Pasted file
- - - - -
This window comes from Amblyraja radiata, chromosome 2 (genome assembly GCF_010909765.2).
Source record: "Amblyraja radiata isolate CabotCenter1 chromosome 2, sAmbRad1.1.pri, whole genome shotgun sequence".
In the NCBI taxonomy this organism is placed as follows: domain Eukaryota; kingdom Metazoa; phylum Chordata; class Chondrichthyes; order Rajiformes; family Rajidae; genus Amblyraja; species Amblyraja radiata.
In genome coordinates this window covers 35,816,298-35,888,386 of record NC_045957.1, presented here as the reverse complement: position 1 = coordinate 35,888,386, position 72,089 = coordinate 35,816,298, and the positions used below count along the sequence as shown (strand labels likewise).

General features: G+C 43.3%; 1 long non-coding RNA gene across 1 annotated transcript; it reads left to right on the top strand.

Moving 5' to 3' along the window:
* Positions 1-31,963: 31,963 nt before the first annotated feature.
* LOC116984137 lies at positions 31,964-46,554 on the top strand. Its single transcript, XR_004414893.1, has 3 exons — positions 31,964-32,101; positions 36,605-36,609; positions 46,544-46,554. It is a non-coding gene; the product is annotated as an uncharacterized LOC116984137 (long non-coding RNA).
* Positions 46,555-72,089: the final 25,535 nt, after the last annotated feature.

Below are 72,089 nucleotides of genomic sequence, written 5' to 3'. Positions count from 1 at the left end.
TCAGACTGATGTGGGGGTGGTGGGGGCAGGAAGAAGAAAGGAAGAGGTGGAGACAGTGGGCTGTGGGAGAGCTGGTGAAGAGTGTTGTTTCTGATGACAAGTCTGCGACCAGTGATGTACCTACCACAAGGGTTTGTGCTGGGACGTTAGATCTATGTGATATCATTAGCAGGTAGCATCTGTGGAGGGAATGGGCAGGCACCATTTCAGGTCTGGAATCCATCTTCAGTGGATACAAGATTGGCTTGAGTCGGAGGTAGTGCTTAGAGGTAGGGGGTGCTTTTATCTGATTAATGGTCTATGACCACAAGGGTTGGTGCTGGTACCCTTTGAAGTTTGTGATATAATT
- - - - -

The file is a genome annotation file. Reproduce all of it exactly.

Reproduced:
This window comes from Amblyraja radiata, chromosome 2 (genome assembly GCF_010909765.2).
Source record: "Amblyraja radiata isolate CabotCenter1 chromosome 2, sAmbRad1.1.pri, whole genome shotgun sequence".
In the NCBI taxonomy this organism is placed as follows: domain Eukaryota; kingdom Metazoa; phylum Chordata; class Chondrichthyes; order Rajiformes; family Rajidae; genus Amblyraja; species Amblyraja radiata.
In genome coordinates this window covers 35,816,298-35,888,386 of record NC_045957.1, presented here as the reverse complement: position 1 = coordinate 35,888,386, position 72,089 = coordinate 35,816,298, and the positions used below count along the sequence as shown (strand labels likewise).

General features: G+C 43.3%; 1 long non-coding RNA gene across 1 annotated transcript; it reads left to right on the top strand.

Moving 5' to 3' along the window:
* Positions 1-31,963: 31,963 nt before the first annotated feature.
* LOC116984137 lies at positions 31,964-46,554 on the top strand. Its single transcript, XR_004414893.1, has 3 exons — positions 31,964-32,101; positions 36,605-36,609; positions 46,544-46,554. It is a non-coding gene; the product is annotated as an uncharacterized LOC116984137 (long non-coding RNA).
* Positions 46,555-72,089: the final 25,535 nt, after the last annotated feature.

Below are 72,089 nucleotides of genomic sequence, written 5' to 3'. Positions count from 1 at the left end.
TCAGACTGATGTGGGGGTGGTGGGGGCAGGAAGAAGAAAGGAAGAGGTGGAGACAGTGGGCTGTGGGAGAGCTGGTGAAGAGTGTTGTTTCTGATGACAAGTCTGCGACCAGTGATGTACCTACCACAAGGGTTTGTGCTGGGACGTTAGATCTATGTGATATCATTAGCAGGTAGCATCTGTGGAGGGAATGGGCAGGCACCATTTCAGGTCTGGAATCCATCTTCAGTGGATACAAGATTGGCTTGAGTCGGAGGTAGTGCTTAGAGGTAGGGGGTGCTTTTATCTGATTAATGGTCTATGACCACAAGGGTTGGTGCTGGTACCCTTTGAAGTTTGTGATATAATT